With next-generation automation, assembly lines can be automated in 3-6 months, meaning time-to-benefit shrinks. And if a part or alignment angle changes along the way, the software assembly recipe can be quickly modified with the push of a button to accommodate the change. Need more capacity? Simply add more robotic cells.
This new breed of smart, flexible, and scalable automation is found in our Bright Machines Microfactories, that deliver factory-ready skills quickly, accurately, and economically.
Next-Generation Automation in Action: Smart Meter Assembly Gets a Whole Lot Smarter
Over the last year, Bright Machines has worked closely with a smart-meter manufacturer to automate various assembly steps. In the following example, we worked with them to automate three different assembly tasks in the production of its single-phase electric meters, automating the assembly of display-board sub-assemblies, a nine-step assembly process.
So, what were the production results? The microfactory helped dramatically increase production. The number of units produced per hour more than doubled from 135 units per hour to 300, a 120% increase. Also, the cost per unit decreased. With manual assembly, the cost for these nine assembly steps totaled $0.05 per unit. With automation, the cost dropped precipitously to $0.02 per unit. At the same time, production yield improved from 95% to 98%, highlighting just how good robotic arms are at repetitive motions and error-free production.
Next, the microfactory was used to tackle an intricate assembly task, automating the placement of three small plastic standoffs onto the back of the display board. Here, the automation solution required pick and place, conveyance, bar-code reading, and MES communication capabilities.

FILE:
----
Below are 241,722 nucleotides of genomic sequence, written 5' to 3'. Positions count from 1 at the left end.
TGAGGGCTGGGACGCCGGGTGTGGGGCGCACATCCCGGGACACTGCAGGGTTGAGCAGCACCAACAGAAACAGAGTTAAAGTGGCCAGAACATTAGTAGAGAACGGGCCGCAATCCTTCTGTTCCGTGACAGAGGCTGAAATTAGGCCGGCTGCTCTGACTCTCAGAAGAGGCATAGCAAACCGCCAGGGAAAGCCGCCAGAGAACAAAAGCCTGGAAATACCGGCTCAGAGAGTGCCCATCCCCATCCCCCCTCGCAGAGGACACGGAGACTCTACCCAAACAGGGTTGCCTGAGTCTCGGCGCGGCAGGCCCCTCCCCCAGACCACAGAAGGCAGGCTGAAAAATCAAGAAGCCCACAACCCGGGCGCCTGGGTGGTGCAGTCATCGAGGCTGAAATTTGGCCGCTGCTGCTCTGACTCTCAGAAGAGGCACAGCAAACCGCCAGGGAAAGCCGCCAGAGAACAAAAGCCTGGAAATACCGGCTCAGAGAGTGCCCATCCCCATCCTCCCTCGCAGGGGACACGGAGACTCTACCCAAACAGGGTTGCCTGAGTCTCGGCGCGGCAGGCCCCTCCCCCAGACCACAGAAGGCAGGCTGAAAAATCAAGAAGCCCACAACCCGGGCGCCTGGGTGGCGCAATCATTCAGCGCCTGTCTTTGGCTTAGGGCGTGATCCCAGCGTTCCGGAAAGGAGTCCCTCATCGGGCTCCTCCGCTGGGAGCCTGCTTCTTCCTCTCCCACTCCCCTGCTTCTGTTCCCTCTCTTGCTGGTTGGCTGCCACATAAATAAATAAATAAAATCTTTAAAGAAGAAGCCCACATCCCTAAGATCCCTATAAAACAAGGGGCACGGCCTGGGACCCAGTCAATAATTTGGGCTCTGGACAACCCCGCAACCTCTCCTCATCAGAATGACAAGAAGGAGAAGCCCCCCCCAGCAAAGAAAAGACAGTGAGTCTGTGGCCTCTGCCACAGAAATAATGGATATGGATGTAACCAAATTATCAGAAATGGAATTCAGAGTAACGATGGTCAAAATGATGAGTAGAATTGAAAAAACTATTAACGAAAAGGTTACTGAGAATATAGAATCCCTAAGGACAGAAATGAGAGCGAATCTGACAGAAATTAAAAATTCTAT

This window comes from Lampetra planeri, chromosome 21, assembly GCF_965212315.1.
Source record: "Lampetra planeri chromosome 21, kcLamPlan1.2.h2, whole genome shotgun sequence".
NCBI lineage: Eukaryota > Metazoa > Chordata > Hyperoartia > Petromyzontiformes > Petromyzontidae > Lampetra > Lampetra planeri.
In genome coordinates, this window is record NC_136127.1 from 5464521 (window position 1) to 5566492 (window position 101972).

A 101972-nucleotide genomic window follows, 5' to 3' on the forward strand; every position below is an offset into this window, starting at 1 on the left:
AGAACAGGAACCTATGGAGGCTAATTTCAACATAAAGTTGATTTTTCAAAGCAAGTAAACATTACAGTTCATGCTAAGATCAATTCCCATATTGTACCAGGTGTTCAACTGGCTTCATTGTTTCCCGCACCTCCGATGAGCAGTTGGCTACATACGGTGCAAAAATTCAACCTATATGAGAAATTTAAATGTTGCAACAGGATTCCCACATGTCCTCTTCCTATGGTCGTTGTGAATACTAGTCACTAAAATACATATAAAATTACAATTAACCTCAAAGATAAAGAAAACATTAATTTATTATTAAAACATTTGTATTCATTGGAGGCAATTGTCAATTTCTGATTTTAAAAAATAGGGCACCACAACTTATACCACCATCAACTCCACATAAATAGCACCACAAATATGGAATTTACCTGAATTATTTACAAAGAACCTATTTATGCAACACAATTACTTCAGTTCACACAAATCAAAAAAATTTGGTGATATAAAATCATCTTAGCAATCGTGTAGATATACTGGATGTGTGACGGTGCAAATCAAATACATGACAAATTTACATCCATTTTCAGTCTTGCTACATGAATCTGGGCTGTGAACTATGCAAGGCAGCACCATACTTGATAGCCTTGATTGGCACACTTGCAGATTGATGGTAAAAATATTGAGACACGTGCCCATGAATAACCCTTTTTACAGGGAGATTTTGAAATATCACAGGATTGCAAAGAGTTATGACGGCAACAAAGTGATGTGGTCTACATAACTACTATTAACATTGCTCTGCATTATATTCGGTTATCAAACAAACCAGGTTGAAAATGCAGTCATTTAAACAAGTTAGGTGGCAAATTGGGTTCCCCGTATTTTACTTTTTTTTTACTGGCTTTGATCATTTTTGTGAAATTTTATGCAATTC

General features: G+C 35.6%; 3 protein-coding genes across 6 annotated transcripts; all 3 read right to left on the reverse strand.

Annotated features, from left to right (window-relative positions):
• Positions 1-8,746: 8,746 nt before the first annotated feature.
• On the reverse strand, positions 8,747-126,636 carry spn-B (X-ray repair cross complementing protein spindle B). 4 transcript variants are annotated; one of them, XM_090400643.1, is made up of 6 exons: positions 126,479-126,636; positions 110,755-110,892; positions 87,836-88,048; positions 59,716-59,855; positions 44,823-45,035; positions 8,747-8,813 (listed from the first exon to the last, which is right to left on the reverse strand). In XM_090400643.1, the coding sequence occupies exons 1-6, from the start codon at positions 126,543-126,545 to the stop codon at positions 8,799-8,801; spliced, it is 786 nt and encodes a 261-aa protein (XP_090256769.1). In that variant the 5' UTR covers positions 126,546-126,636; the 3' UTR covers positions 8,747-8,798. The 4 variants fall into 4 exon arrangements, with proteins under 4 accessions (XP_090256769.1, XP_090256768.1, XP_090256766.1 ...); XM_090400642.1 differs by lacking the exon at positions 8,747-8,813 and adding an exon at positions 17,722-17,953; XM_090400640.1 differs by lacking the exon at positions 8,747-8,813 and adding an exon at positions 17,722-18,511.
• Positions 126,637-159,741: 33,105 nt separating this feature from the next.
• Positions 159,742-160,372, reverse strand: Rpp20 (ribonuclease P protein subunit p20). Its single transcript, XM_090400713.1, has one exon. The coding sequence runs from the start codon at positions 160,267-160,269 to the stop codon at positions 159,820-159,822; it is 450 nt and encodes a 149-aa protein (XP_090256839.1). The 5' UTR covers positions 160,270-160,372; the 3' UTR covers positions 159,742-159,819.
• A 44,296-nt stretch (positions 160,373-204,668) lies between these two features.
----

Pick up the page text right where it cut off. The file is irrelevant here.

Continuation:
Again, the results speak volumes about transformational advancements in today’s automation solutions. Units production per hour remained constant at 257, by design – the manufacturer did not want to make more of these subassemblies at this stage of the production line. The company did, however, want to reduce per-unit costs, and was very successful. With automation, cost per unit was halved from $0.02 to $0.01, and production yield increased.
The third and final step involved the automation of screwdriving the circuit breaker to the display board. This screwdriving function is quite advanced, with the torque, angle, and number of rotations all being verified by the system to ensure high-quality assembly.
As with the other steps, the microfactory delivered the desired results, reducing headcount while maintaining 257 units produced per hour and driving cost-savings: production cost per unit fell to $0.01 from $0.02.
Ready to Excel?
The success of this smart-meter manufacturer’s automation initiative is not an outlier. Looking across the range of assembly skills, manufacturers that deploy a Bright Machines Microfactory are experiencing production cost savings ranging from 25-68%, depending on the complexity of the task.
Automation continues to get better. It is already excelling at the repetitive assembly steps which used to slow down and add cost to smart-meter production. A smarter, faster, more productive production line is only a conversation away.
Want to learn more? Sign up for our free webinar on automating smart-meter assembly.